Wright’s pro-player, college-coach situation is rare, but it isn’t unique. Her Lynx teammate Lindsay Whalen is also the Minnesota Golden Gophers’ head coach. The Phoenix Mercury’s Briann January is an assistant at Arizona State.
South Carolina coach Dawn Staley played for the Charlotte Sting while she was head coach at Temple in the mid-2000s. Jennifer Rizzotti, now at George Washington, coached at Hartford during her time as a player in the NBA. Washington Mystics guard Ivory Latta was an assistant at her alma mater of North Carolina from 2016-17 before resigning to concentrate on her playing career. Sydney Colson of the Las Vegas Aces was an assistant at Rice from 2015-17.
Consuegra said she conferred with UNC coach Sylvia Hatchell and Rice’s Tina Langley about hiring Wright while not knowing if she might return to the WNBA.
“They both told me it was a no-brainer, do it,” Consuegra said.
Wright has had an impact on the 49ers.
“She’s been there,” said junior guard Jade Phillips, a transfer from Syracuse. “The stories she tells me, the workouts she puts us through. I think it helps us know what to expect if we want to go to the next level. I know what the milestones are for me for when I go pro.”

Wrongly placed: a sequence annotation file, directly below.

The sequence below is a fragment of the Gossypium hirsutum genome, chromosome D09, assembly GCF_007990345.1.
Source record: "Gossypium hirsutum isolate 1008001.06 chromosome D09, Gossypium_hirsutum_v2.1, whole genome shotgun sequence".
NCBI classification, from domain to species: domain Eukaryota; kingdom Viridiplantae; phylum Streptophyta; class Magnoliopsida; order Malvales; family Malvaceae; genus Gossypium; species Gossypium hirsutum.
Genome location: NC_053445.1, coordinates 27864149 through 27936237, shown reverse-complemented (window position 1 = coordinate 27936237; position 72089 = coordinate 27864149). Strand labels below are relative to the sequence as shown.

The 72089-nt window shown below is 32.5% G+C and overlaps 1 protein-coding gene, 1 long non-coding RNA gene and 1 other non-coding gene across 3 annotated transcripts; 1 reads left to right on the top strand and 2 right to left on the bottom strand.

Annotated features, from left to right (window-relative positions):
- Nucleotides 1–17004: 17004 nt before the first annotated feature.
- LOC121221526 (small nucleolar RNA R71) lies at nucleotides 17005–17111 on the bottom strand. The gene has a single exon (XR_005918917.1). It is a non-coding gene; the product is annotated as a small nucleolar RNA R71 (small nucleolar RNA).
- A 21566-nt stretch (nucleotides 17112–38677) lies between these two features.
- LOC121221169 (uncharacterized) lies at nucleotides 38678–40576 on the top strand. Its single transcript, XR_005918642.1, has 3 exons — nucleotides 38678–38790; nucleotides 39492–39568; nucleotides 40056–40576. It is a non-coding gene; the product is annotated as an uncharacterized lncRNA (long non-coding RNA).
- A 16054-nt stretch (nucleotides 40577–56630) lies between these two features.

Wright won’t be able to accompany the 49ers when they leave next week on a 10-day, three-game preseason trip to Spain. But she’ll be back in Charlotte and ready for another go-round with the 49ers whenever the Lynx’s season ends.
“I miss my girls tremendously,” Wright said of the 49ers. “I try to keep in touch as often as I can.”
Wright said she’s keeping her options open for the future. She doesn’t want to commit to playing again, or know if she’ll want to continue coaching after next season. On the other hand, she might want to continue to do both.
“I’m kind of trying to live in this world where I try to live in the moment,” she said. “I don’t want to make any decisions about next year, or the next year or the year after. I’m going to live in the moment and wherever God takes me, that’s where I’m going.”